Tactics should recognize this. Take Auckland Central as a classic example. Denise Roche is a dedicated and brilliant Green Party candidate with a fantastic record and she won't win. In 2008 she gained 4 592 votes, Nikki Kaye won 14 677 and dear old Judith whom we are all thankful to this week, won 13 180. Denise is not going to win over 10 000 votes. In 2005 Nandor only won 5327, and that's Nandor! Denise is great, but she ain't no Nandor, if his high tide mark was 5327, her 4592 is a blunt reality the Greens should accept beyond the current 'Just do it' strategy.

While Denise would have a mountain to climb by trying to win an electorate seat fuelled by Party fears that as the 3rd largest political party they still have to fret about the 5% threshold, she does have a huge amount of power and a strong hand to play.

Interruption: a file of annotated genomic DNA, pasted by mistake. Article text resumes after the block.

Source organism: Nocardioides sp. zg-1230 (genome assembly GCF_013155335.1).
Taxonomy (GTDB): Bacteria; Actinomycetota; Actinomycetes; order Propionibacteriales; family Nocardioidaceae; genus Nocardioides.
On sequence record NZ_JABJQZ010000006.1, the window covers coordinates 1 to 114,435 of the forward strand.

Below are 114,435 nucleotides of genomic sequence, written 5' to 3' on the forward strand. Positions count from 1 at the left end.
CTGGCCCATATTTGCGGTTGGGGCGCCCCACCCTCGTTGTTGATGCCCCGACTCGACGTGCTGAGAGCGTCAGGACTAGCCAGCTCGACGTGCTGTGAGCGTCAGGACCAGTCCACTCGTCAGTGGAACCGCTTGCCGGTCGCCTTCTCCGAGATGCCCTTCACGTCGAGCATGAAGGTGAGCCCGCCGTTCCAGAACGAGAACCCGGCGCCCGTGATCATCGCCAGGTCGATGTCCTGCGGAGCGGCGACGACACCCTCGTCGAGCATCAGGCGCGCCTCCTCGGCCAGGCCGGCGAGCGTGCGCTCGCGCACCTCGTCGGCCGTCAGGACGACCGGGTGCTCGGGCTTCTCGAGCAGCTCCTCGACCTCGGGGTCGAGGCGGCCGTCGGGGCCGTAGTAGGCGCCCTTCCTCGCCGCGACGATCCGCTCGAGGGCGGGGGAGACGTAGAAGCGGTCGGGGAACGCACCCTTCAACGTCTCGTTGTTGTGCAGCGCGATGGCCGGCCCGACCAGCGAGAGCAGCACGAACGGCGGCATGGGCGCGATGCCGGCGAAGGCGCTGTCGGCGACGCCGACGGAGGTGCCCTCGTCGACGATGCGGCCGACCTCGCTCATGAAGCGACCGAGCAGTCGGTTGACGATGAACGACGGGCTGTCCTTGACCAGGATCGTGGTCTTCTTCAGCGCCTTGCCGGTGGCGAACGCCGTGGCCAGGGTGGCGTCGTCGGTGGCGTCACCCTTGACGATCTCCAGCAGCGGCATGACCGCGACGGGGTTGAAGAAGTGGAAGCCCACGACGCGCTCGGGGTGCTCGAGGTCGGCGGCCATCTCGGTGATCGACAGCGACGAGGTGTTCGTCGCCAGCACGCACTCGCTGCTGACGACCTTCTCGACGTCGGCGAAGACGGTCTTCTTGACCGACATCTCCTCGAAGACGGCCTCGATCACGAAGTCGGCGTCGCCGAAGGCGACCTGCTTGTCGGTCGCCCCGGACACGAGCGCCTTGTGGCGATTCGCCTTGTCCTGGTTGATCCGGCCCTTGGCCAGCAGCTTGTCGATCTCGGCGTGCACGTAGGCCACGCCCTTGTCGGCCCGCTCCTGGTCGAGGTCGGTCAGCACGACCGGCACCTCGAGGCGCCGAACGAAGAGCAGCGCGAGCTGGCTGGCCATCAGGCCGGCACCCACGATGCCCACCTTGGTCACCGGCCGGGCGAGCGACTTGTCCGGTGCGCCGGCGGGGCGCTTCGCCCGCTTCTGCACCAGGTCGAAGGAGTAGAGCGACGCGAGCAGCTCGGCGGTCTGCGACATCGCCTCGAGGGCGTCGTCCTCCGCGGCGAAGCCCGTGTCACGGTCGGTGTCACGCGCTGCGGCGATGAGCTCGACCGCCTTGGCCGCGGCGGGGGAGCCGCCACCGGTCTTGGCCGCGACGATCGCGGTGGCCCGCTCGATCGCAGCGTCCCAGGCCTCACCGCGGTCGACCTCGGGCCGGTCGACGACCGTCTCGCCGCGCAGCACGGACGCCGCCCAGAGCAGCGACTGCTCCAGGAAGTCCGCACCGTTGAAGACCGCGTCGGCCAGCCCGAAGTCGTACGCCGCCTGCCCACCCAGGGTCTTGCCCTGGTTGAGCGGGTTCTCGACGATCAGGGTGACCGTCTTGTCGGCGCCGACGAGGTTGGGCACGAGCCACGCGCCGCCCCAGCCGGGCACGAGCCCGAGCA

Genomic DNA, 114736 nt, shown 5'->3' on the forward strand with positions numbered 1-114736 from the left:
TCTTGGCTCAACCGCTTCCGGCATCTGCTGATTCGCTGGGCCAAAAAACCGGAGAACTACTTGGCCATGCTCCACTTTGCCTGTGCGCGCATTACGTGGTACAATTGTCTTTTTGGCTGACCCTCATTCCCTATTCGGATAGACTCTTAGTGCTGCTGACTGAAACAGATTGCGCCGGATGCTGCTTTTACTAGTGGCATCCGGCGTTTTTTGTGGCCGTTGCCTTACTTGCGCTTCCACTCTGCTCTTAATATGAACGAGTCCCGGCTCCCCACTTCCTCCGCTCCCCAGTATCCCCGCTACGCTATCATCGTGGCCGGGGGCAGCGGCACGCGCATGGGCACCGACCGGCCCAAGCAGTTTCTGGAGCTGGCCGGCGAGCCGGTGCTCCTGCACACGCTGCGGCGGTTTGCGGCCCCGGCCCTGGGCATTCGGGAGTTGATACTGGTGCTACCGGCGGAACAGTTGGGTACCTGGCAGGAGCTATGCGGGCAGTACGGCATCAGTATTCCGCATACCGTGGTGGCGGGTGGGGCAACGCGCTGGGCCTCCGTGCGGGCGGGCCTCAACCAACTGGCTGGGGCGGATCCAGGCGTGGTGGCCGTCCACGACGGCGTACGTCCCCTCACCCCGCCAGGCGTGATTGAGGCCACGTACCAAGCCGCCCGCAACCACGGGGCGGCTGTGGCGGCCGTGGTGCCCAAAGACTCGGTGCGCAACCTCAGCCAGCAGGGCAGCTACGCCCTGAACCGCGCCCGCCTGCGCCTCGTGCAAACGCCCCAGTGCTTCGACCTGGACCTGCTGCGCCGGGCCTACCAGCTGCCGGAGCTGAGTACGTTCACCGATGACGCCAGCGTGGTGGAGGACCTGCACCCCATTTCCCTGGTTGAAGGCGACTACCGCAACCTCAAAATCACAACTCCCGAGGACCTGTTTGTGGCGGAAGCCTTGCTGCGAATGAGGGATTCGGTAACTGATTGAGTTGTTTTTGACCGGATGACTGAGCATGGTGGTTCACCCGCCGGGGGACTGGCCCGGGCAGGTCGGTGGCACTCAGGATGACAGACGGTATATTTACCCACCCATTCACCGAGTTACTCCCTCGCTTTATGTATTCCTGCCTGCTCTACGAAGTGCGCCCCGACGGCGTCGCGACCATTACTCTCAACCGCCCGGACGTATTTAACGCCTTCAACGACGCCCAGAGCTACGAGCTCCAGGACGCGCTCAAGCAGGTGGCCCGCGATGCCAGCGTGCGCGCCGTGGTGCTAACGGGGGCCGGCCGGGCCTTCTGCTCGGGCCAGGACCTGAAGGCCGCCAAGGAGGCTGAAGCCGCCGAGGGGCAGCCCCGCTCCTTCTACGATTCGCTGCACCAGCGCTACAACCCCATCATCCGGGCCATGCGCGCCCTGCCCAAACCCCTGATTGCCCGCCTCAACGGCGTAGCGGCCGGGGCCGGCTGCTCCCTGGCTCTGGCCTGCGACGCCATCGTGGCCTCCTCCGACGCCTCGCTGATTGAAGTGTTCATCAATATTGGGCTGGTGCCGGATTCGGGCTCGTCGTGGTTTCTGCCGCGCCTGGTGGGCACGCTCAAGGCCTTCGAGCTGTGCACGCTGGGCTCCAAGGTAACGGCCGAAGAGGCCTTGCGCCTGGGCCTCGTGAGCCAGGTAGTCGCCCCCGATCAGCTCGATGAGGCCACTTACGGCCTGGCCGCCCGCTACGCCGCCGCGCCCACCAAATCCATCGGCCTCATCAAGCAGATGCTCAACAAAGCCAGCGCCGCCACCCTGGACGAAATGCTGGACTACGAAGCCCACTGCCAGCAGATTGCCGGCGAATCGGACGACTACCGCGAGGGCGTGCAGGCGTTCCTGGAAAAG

Denise should in the first week of the election go to Nikki Kaye and Jacinda Ardern with a Central Auckland Green Agenda listing her wants and requiring the establishment of a Green Council at the electorate level that Denise would chair to make sure her list is implemented. Which ever candidate signed up, Denise would call on her large Auckland Central Green Party voting block to vote for that Candidate while giving the Greens their party vote.

The argument against this has always been that people don't like this type of tactical voting, and I would counter that Green Party supporters are pretty bright and would be all for a neo-gramscian counter hegemonic movement.

Denise could be the queen maker in Auckland Central which should be recognised in a high Party list ranking while also being able to implement real policy directly at an electorate level.

Such electoral dynamism is the kind of strategy and new thinking the Greens desperately need if they are to maximize their influence. Stop being frightened by the 5% threshold, you've been blooded, you are in the game, get in the fight.